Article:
Tuesday, May 9, 2017

six straight lines

The Word for today:
Luke 23:26-43
mark this: Luke 23:33, 39-43 --
And when they came to the place that is called The Skull, there they crucified him, and the criminals, one on his right and one on his left.
One of the criminals who were hanged railed at him, saying, "Are you not the Christ? Save yourself and us!"
But the other rebuked him, saying, "Do you not fear God, since you are under the same sentence of condemnation? And we indeed justly, for we are receiving the due reward of our deeds; but this man has done nothing wrong." And he said, "Jesus, remember me when you come into your kingdom."
And he said to him, "Truly, I say to you, today you will be with me in Paradise."
Take a look at the picture above. It will not be new to you. You've seen it a thousand times. You've seen it recreated on roadsides and billboards. Perhaps it has even found its way through the back door of your dreams.
If we were to graphically represent what life on earth boils down to, it would be just this: a central cross flanked by two other crosses, formed hieroglyphically by just six straight lines.
The psychologist C.J. Jung postulated that ideas, like DNA, are transmitted from generation to generation in the form of archetypes. These archetypes are derived from the experience of the race and are stored as images in the "unconscious" of each individual. If that is true, then six straight lines will stand as the archetype of archetypes.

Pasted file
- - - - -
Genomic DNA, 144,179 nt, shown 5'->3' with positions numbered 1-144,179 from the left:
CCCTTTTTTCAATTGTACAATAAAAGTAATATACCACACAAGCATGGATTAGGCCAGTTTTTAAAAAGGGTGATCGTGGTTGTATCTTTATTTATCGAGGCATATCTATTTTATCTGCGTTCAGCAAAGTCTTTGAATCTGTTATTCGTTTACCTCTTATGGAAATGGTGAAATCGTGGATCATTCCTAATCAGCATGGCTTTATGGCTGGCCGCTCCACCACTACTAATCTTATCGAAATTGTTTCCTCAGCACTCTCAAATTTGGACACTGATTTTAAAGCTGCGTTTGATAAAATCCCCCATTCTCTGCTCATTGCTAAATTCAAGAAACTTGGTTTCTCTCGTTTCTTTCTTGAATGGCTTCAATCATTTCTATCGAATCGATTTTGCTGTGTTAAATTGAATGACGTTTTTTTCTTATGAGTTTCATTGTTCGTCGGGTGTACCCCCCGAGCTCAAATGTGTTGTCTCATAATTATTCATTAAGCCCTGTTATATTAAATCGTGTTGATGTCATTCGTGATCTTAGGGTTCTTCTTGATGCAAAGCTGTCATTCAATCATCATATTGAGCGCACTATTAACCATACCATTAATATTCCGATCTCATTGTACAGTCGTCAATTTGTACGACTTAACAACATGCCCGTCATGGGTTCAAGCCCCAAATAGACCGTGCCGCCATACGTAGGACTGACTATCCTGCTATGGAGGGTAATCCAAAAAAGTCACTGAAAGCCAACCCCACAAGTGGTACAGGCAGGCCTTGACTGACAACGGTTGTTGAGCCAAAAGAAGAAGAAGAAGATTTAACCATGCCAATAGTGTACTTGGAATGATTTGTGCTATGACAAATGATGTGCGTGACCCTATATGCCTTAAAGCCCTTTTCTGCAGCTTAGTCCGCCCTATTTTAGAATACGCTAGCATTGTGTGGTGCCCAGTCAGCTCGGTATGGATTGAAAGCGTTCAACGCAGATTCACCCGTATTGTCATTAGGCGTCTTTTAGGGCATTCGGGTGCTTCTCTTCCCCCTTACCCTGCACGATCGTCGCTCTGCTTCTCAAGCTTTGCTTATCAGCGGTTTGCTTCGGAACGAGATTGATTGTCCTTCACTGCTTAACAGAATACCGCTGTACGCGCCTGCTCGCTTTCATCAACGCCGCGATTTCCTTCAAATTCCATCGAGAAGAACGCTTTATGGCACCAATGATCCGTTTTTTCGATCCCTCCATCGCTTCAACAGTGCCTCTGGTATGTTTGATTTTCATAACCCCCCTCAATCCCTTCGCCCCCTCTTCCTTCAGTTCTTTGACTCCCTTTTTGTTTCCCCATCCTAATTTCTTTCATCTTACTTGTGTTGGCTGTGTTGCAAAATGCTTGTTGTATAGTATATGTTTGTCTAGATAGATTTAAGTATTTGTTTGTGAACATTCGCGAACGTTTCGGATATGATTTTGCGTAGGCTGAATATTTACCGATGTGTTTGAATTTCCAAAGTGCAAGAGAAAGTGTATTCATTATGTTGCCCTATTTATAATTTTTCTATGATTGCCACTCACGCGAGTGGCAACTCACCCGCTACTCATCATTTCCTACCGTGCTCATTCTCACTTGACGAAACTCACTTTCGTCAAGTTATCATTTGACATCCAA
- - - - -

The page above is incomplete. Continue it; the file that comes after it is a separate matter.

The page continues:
In theatrical terminology, the three crosses are a tableau--a scene presented by silent and motionless actors, arranged to depict their essential relationships. The tableau freezes a moment in time, producing a photographic effect on the stage.
Six straight lines paint the essential picture of our earthly experience: the Savior, with a thief on either side. Numbered with the transgressors (1), he was one of us. But two of the six lines are longer, for his cross was "bigger," somehow. It must be, for the sin of the whole world was hung upon it.
The thieves represent the varying answers to the central issue of our existence:
"But who do you say that I am?" (Luke 9:20)
One thief just saw somebody dying. One thief saw something else.
We're introduced to the two thieves far before they appear at Golgotha in tableau. We saw them in Cain and Abel, on the Bible's first pages.
We saw them in Jacob and Esau; in David and Saul; in Peter and Judas Iscariot.
In Solomon, we saw the two thieves in one man. We do not know which of the thieves prevailed in Solomon's spirit; but we will find out, by and by.
John the Baptist looked at Jesus and said, "Behold the Lamb of God who takes away the sin of he world."
Pontius Pilate looked at Jesus and said, "Behold the man."
Each of us appears in the tableau. Which thief are you? Which thief am I? We will all find out, by and by.
(1) Isaiah 53:12

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